Therefore you are left with two options, abortion and the morning-after pill. Take your pick, which is the lesser of two evils? The morning-after pill is by far less risky for the would-be-mother-to-be. I'd much rather my daughter, if I had one, do the latter for the sake of her health.

And don't think for a moment that daughters are going to consult mom and pop before having sex anyways. So this isn't really a parenting issue. Forbidding sex just fuels curiosity anyways and I'd say it would be more counterproductive than anything else (not that I'm saying you should encourage sexual activity, mind you). Thinking you can tell your child not to have sex and them follow those instructions is just silly.

I think the morning-after pill should be OTC for anyone not ready for parenthood and not following the usual methods of preventing pregnancy, no matter the age.

Edited by LiQuiD, 23 April 2009 - 11:25 AM.


#23 Epistaxis

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Posted 23 April 2009 - 11:25 AM

I'm kinda surprised at the lack of outrage.

But also happy.

#24 thefuzz

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Posted 23 April 2009 - 11:25 AM

Anti sex...will never work.

Scaring kids to use condoms.....will absolutely work.

#25 Fireball77

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Posted 23 April 2009 - 11:39 AM

And don't think for a moment that daughters are going to consult mom and pop before having sex anyways. So this isn't really a parenting issue. Forbidding sex just fuels curiosity anyways and I'd say it would be more counterproductive than anything else (not that I'm saying you should encourage sexual activity, mind you). Thinking you can tell your child not to have sex and them follow those instructions is just silly.

It isn't a matter of parents "forbidding" it per se, it's a matter of restricting situations it might occur in, and making sure that responsibility for and consequences of all things are talked about and shown in all aspects of life by the parents. Making sure that when you give a kid a rule, and they break it (because they will press the issue, always) they suffer the consequences you have outlined for that and it doesn't get blown off so that when it comes to serious things like having sex, all that comes into play. All that does is give a basis for correct decisions to be made by offspring though and that's all we can ask of parents IMO.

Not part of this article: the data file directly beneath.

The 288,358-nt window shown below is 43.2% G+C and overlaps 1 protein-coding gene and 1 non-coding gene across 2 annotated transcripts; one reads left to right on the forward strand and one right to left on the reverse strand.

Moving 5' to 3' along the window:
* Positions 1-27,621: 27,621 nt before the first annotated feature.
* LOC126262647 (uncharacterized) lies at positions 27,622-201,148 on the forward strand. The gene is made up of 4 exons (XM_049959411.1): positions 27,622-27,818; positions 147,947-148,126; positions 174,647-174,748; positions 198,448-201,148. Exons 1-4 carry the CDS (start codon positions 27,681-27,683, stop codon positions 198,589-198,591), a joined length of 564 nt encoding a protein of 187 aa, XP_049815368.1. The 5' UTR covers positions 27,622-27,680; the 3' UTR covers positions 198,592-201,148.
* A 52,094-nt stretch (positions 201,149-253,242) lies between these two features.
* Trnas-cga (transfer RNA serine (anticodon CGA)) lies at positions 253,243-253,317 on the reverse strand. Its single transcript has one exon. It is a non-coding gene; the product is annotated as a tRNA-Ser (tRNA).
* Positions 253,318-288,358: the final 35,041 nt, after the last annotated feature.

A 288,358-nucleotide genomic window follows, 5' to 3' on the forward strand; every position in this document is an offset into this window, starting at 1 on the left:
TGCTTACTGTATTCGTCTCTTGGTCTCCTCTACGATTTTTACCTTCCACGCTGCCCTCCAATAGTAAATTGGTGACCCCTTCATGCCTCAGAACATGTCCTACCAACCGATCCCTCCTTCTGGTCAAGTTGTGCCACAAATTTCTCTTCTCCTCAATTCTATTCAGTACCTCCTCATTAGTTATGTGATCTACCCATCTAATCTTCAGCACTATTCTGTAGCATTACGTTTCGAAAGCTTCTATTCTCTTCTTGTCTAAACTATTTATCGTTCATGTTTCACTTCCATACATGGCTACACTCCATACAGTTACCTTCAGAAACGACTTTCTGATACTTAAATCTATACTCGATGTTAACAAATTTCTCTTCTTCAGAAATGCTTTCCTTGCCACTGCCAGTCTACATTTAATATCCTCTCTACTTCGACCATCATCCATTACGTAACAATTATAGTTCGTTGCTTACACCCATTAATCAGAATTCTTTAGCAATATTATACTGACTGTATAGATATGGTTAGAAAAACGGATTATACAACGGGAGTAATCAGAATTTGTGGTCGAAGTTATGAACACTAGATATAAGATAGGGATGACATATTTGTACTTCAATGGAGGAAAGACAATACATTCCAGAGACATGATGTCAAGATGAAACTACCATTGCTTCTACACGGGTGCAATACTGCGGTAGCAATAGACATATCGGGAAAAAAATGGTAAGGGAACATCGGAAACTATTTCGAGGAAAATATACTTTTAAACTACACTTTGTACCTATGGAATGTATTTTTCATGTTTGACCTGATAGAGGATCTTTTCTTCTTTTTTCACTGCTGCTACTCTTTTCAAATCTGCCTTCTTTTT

#26 Jangler

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Posted 23 April 2009 - 11:41 AM

if parents were doing their jobs, it wouldn't be an issue.


:Yawn:

Hooey! Plenty of good parents have good kids, who are having sex.

#27 Delhommey

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Posted 23 April 2009 - 11:44 AM

I'm kinda surprised at the lack of outrage.

But also happy.


I personally have a problem with any attractive woman having sex with someone other than myself.

#28 LiQuiD

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Posted 23 April 2009 - 11:45 AM

It isn't a matter of parents "forbidding" it per se, it's a matter of restricting situations it might occur in, and making sure that responsibility for and consequences of all things are talked about and shown in all aspects of life by the parents. Making sure that when you give a kid a rule, and they break it (because they will press the issue, always) they suffer the consequences you have outlined for that and it doesn't get blown off so that when it comes to serious things like having sex, all that comes into play. All that does is give a basis for correct decisions to be made by offspring though and that's all we can ask of parents IMO.


I agree with you completely without any reservations, but you can't lock a kid up in a closet to restrict those opportunities. There will always be opportunities for that kind of behavior in situations you never deemed to have them. It's a fact of life. Case in point: I knew people in school who would sneak off into the woods during lunch period and have sex.

#29 Scrumtrilescent

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Posted 23 April 2009 - 12:07 PM

BS. My daughter will be locked in her room until she's 30.

#30 Fireball77

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Posted 23 April 2009 - 12:07 PM

I agree, Liquid, which is why I am more pro having that pill available. I would much rather no baby comes of such things which are going to happen in some way or another at times. PRACTICALLY speaking, I think it's the only real choice because I don't see the responsibility level of parents growing any time soon ergo I don't see it growing in children anytime soon. In an ideal world, the level of responsibility overall would increase, but let's be real.